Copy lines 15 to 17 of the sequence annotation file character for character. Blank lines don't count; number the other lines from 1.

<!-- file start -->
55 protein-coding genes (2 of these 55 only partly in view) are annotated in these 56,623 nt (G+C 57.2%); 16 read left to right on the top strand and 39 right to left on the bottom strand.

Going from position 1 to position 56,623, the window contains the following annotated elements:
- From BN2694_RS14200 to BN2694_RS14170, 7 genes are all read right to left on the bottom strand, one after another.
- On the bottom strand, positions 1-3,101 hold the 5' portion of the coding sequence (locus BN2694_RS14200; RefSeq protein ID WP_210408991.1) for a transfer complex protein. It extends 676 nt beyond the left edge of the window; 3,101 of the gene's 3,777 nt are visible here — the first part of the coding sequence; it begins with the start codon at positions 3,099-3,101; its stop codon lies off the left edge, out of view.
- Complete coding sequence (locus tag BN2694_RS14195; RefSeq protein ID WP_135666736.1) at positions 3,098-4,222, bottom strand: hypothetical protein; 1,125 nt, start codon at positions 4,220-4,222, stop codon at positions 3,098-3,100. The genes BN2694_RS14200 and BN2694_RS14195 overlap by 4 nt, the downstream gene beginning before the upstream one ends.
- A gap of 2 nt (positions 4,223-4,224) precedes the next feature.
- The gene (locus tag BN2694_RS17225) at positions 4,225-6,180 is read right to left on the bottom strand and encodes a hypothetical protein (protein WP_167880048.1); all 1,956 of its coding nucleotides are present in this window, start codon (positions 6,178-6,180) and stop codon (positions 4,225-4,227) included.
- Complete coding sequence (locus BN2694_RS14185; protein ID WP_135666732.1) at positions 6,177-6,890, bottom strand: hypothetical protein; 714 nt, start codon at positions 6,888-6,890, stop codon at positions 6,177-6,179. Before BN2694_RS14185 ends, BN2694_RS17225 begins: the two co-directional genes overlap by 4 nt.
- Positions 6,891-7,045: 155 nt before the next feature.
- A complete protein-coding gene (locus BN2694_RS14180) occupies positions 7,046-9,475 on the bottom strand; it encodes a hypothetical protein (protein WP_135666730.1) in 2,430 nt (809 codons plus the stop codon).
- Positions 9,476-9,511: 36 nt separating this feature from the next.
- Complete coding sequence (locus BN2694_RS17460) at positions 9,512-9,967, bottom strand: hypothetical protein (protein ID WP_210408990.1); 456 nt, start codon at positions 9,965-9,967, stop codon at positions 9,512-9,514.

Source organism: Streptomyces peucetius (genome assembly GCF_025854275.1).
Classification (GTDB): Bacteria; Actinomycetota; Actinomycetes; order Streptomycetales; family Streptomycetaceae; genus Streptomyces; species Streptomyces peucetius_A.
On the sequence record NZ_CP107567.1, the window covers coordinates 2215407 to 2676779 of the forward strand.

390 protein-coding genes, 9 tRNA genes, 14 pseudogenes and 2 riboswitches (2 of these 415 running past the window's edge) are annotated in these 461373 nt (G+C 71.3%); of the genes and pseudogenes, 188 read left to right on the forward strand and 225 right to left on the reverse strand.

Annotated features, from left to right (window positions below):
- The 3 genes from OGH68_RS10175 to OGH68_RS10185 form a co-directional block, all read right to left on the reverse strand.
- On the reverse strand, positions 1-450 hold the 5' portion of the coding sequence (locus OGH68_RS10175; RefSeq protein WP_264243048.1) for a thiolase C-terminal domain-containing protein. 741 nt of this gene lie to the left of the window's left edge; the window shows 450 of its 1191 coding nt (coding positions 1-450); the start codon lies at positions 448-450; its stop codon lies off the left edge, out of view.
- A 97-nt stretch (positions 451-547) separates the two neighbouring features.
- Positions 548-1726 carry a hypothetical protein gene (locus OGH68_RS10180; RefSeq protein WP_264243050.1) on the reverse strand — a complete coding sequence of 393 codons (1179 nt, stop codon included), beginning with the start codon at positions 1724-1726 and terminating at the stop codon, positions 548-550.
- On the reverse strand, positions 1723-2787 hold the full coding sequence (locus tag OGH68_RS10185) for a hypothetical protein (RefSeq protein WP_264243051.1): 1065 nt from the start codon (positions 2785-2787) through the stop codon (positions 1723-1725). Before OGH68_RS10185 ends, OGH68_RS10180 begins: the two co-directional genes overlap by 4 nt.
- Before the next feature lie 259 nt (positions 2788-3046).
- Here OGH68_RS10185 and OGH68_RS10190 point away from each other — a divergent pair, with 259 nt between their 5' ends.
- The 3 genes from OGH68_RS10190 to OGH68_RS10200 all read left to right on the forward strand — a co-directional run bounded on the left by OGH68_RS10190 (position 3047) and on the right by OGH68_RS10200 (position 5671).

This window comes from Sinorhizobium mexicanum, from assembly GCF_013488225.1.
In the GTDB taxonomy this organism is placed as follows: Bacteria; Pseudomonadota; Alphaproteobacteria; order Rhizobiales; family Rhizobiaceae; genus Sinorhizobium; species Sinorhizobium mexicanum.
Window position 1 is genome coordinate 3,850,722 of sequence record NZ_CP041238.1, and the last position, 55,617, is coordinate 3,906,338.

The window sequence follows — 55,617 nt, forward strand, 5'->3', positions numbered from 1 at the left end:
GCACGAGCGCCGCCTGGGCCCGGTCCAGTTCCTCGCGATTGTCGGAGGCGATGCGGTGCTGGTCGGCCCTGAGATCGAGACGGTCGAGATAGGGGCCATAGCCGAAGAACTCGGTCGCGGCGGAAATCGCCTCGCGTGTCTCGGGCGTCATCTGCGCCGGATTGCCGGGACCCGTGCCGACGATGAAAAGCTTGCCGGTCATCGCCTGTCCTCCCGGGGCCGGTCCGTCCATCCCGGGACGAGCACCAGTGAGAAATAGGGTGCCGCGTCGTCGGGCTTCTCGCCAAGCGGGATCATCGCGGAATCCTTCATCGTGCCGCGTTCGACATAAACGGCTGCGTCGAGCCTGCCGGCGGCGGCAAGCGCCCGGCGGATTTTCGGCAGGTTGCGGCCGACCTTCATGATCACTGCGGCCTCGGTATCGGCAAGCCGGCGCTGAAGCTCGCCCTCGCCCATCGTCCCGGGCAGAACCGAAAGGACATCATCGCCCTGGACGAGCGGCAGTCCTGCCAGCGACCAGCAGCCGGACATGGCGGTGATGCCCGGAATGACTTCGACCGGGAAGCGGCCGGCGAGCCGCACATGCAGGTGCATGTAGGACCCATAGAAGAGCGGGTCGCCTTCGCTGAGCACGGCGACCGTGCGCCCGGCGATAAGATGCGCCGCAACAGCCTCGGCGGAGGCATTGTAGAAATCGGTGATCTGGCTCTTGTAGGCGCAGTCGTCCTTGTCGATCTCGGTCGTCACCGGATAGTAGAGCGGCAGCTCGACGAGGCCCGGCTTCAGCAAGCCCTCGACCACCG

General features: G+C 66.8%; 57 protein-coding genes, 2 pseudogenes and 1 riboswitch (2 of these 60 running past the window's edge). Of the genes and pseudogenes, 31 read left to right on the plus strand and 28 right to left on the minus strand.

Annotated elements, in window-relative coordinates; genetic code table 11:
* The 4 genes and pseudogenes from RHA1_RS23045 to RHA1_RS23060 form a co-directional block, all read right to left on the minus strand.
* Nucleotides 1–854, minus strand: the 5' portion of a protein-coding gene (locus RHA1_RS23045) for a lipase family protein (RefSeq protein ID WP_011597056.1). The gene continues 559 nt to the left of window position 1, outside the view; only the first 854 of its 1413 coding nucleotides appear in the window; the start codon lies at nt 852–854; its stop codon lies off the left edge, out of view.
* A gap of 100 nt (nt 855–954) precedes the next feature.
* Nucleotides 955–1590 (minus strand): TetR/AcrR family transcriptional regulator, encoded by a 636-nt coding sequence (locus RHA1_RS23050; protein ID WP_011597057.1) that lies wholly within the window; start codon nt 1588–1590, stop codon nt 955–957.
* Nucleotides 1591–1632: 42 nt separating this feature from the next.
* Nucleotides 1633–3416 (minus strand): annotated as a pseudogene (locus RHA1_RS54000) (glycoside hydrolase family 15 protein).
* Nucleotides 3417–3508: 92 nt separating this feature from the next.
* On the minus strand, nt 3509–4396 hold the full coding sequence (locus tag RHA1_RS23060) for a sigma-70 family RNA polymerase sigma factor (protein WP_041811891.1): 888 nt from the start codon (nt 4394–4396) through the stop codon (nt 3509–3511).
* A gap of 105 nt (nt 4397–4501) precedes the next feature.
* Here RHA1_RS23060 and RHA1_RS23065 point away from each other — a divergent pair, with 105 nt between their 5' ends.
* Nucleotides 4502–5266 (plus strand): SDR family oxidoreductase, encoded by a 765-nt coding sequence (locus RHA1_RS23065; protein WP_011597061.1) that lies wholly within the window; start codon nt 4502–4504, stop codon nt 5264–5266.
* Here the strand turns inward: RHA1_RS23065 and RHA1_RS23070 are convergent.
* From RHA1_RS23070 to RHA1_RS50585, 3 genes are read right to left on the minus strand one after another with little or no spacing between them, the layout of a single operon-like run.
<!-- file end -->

On the sequence record NZ_CP107567.1, the window covers coordinates 2215407 to 2676779 of the forward strand.

390 protein-coding genes, 9 tRNA genes, 14 pseudogenes and 2 riboswitches (2 of these 415 running past the window's edge) are annotated in these 461373 nt (G+C 71.3%); of the genes and pseudogenes, 188 read left to right on the forward strand and 225 right to left on the reverse strand.

Annotated features, from left to right (window positions below):